Research Articles

Civil War Monuments: Take All the Idols Away

by Adam Garfinkle It’s a pity that sometimes the best solution to a political conflict is simply not practical. There is such a solution to the Confederates monuments conflict roiling the United States right now, but there is zero chance of its being agreed to and implemented. What is this best but impossible solution? It’s […]

Egypt and the Gulf: Higher Education as a Bulwark Against Radicalization

by Sara Brzuszkiewicz In September 2018, the first branch of al-Azhar outside Egypt will open in El-Ain. This is an unprecedented move that is likely to generate a number of positive consequences in the joint fight against radicalization. Furthermore, it fosters the ongoing commitment to create a closer cooperation between the Gulf and a major […]

The Two Sides of Counterterrorism

by Adam Garfinkle Truly pious people of all faiths are by nature humble, and generally have more questions than answers. Less pious people in all societies, usually the clear majority, tend to be more self-assured, and often seem content with the answers they already have. Society needs both kinds of people: the pious to dampen […]

Love and Heartbreak

by Adam Garfinkle Love breaths its deepest within us at quiet times of dim light and easy breezes, moments of gentle touches amid aromas of spice and strong tea. But heartbreak en masse prefers flashes of brightness and thunder amid odors of gunsmoke and superheated concrete dust. So it is in this early winter of […]

Meet Gedalia, Son of Ahikam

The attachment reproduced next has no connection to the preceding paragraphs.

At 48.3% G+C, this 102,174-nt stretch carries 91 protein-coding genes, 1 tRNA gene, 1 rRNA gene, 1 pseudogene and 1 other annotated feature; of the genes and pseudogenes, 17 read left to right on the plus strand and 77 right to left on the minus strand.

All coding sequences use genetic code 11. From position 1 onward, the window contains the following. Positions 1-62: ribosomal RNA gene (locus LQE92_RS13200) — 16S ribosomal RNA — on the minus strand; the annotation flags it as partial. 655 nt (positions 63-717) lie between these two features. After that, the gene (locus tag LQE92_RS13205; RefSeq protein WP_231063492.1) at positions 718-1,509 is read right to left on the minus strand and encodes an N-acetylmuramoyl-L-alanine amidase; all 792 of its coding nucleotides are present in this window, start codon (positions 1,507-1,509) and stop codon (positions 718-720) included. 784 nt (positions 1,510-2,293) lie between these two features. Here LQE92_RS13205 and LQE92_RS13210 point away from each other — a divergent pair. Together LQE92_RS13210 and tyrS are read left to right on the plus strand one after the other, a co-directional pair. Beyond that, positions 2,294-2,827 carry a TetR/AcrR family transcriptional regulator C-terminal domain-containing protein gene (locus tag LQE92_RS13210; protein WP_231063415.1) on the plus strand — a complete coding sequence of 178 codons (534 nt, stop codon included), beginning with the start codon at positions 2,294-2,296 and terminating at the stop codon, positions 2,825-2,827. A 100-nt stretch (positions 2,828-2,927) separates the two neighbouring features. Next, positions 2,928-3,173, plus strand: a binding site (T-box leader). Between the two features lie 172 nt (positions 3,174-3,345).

by Adam Garfinkle Once upon a time, here and there if not everywhere, Muslims, Christians, and Jews lived in towns together and, while keeping their versions of Abrahamic beliefs and traditions apart, managed still to share knowledge of and even some merrymaking amid each other’s holidays. Over many centuries—again, here and there, if not everywhere—people […]

Tears

by Adam Garfinkle Are there any tears left? Have we become so numbed by the intolerance and violence pouring within and projected out of the Middle East these days that, just to protect ourselves from daily emotional shattering, we create ever-thicker barriers between the small shard of humanity we engage face-to-face and the much larger […]

Global Cultural Rights and the Democracy of Pluralism and Coexistence

by Abd al-Hadi A’rab Until recently, cultural rights were among the most neglected forms of human rights — especially when compared to the “primary” rights, such as civil and political rights. Difficulty in application is one reason why this issue has long been neglected. Cultural rights are also closely related to values, morals, and religion, […]

Popular Religion in Egypt

by Saniyah al-Bahat The role of religion has always been a pressing issue for Egyptian sociologists and policy institutions — but over the past four years, it has acquired considerably more attention. The change would appear to relate to shifts in public spiritual rituals and performances, following taboos that had been placed on such forms […]

The Intolerant/Polarizing Personality, and How to Spot It

by Adam Garfinkle It’s a scene that repeats itself over and over again. Someone perpetrates a hate crime or, God forbid, a political murder or even a terrorist attack. Then the journalists come around to interview neighbors and friends. And the neighbors always say that they had no idea that such-and-such a person could do […]

Pluralistic Societies: Integration and State Policies

Al Mesbar’s 108th monthly book, for December 2015, addresses religious, cultural, and political pluralism in Morocco, Tunisia, Algeria, and Sudan. It explores identity, its cultural manifestations, and its relationship with history, heritage, and collective memory. The study is grounded in the desire to trace hopes for a “pluralism” that is built on freedom, coexistence, and […]